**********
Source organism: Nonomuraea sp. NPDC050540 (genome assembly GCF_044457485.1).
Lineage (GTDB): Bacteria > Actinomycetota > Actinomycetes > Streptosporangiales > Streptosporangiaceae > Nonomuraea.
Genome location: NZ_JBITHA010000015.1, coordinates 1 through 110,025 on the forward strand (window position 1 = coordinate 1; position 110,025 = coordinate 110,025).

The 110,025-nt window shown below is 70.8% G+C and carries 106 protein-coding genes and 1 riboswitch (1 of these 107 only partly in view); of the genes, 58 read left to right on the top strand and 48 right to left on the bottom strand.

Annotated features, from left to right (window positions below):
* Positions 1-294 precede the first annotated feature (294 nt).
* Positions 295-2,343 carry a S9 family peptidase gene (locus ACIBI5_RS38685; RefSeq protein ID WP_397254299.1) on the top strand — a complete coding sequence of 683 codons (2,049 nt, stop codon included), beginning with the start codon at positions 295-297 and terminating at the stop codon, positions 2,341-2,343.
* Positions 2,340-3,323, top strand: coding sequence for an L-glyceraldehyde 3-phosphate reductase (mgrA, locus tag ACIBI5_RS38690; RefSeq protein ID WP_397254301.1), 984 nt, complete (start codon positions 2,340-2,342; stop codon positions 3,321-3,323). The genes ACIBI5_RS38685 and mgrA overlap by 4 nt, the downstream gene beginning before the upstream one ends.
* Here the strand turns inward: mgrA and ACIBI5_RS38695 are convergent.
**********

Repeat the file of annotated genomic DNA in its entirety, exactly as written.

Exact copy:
Source organism: Nonomuraea sp. NPDC050540 (genome assembly GCF_044457485.1).
Lineage (GTDB): Bacteria > Actinomycetota > Actinomycetes > Streptosporangiales > Streptosporangiaceae > Nonomuraea.
Genome location: NZ_JBITHA010000015.1, coordinates 1 through 110,025 on the forward strand (window position 1 = coordinate 1; position 110,025 = coordinate 110,025).

The 110,025-nt window shown below is 70.8% G+C and carries 106 protein-coding genes and 1 riboswitch (1 of these 107 only partly in view); of the genes, 58 read left to right on the top strand and 48 right to left on the bottom strand.

Annotated features, from left to right (window positions below):
* Positions 1-294 precede the first annotated feature (294 nt).
* Positions 295-2,343 carry a S9 family peptidase gene (locus ACIBI5_RS38685; RefSeq protein ID WP_397254299.1) on the top strand — a complete coding sequence of 683 codons (2,049 nt, stop codon included), beginning with the start codon at positions 295-297 and terminating at the stop codon, positions 2,341-2,343.
* Positions 2,340-3,323, top strand: coding sequence for an L-glyceraldehyde 3-phosphate reductase (mgrA, locus tag ACIBI5_RS38690; RefSeq protein ID WP_397254301.1), 984 nt, complete (start codon positions 2,340-2,342; stop codon positions 3,321-3,323). The genes ACIBI5_RS38685 and mgrA overlap by 4 nt, the downstream gene beginning before the upstream one ends.
* Here the strand turns inward: mgrA and ACIBI5_RS38695 are convergent.